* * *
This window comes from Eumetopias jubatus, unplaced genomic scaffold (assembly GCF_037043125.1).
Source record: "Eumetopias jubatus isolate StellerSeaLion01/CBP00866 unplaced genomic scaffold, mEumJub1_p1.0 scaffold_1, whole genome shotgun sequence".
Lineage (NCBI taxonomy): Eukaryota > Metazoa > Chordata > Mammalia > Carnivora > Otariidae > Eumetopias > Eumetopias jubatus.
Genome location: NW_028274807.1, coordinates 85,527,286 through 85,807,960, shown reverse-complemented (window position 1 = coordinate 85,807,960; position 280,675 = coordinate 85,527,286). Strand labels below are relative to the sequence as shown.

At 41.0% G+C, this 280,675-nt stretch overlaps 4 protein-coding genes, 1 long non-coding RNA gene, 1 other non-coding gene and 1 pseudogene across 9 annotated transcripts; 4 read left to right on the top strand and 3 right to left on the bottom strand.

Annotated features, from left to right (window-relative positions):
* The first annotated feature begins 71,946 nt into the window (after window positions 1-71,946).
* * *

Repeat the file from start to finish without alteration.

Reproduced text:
This window comes from Eumetopias jubatus, unplaced genomic scaffold (assembly GCF_037043125.1).
Source record: "Eumetopias jubatus isolate StellerSeaLion01/CBP00866 unplaced genomic scaffold, mEumJub1_p1.0 scaffold_1, whole genome shotgun sequence".
Lineage (NCBI taxonomy): Eukaryota > Metazoa > Chordata > Mammalia > Carnivora > Otariidae > Eumetopias > Eumetopias jubatus.
Genome location: NW_028274807.1, coordinates 85,527,286 through 85,807,960, shown reverse-complemented (window position 1 = coordinate 85,807,960; position 280,675 = coordinate 85,527,286). Strand labels below are relative to the sequence as shown.

At 41.0% G+C, this 280,675-nt stretch overlaps 4 protein-coding genes, 1 long non-coding RNA gene, 1 other non-coding gene and 1 pseudogene across 9 annotated transcripts; 4 read left to right on the top strand and 3 right to left on the bottom strand.

Annotated features, from left to right (window-relative positions):
* The first annotated feature begins 71,946 nt into the window (after window positions 1-71,946).